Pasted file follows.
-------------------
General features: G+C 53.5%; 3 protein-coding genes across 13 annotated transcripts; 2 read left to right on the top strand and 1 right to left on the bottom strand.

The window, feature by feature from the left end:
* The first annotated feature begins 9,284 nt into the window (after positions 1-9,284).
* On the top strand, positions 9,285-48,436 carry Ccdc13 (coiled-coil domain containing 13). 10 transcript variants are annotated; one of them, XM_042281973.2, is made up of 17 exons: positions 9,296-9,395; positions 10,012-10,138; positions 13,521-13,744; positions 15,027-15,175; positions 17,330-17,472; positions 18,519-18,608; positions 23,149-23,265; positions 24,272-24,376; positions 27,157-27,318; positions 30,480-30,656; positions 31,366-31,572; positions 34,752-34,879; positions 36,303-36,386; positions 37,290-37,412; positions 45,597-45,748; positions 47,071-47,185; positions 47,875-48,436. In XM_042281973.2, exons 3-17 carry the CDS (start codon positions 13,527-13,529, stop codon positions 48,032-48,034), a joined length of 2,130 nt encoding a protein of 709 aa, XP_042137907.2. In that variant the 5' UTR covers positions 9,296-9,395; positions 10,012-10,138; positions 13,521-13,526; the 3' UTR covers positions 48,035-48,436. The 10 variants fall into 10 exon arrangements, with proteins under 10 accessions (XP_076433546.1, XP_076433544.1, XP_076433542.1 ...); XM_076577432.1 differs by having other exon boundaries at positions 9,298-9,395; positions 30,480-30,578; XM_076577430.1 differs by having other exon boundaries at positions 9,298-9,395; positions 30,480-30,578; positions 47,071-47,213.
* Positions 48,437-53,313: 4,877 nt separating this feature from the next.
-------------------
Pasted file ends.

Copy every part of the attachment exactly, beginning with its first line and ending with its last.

General features: G+C 53.5%; 3 protein-coding genes across 13 annotated transcripts; 2 read left to right on the top strand and 1 right to left on the bottom strand.

The window, feature by feature from the left end:
* The first annotated feature begins 9,284 nt into the window (after positions 1-9,284).
* On the top strand, positions 9,285-48,436 carry Ccdc13 (coiled-coil domain containing 13). 10 transcript variants are annotated; one of them, XM_042281973.2, is made up of 17 exons: positions 9,296-9,395; positions 10,012-10,138; positions 13,521-13,744; positions 15,027-15,175; positions 17,330-17,472; positions 18,519-18,608; positions 23,149-23,265; positions 24,272-24,376; positions 27,157-27,318; positions 30,480-30,656; positions 31,366-31,572; positions 34,752-34,879; positions 36,303-36,386; positions 37,290-37,412; positions 45,597-45,748; positions 47,071-47,185; positions 47,875-48,436. In XM_042281973.2, exons 3-17 carry the CDS (start codon positions 13,527-13,529, stop codon positions 48,032-48,034), a joined length of 2,130 nt encoding a protein of 709 aa, XP_042137907.2. In that variant the 5' UTR covers positions 9,296-9,395; positions 10,012-10,138; positions 13,521-13,526; the 3' UTR covers positions 48,035-48,436. The 10 variants fall into 10 exon arrangements, with proteins under 10 accessions (XP_076433546.1, XP_076433544.1, XP_076433542.1 ...); XM_076577432.1 differs by having other exon boundaries at positions 9,298-9,395; positions 30,480-30,578; XM_076577430.1 differs by having other exon boundaries at positions 9,298-9,395; positions 30,480-30,578; positions 47,071-47,213.
* Positions 48,437-53,313: 4,877 nt separating this feature from the next.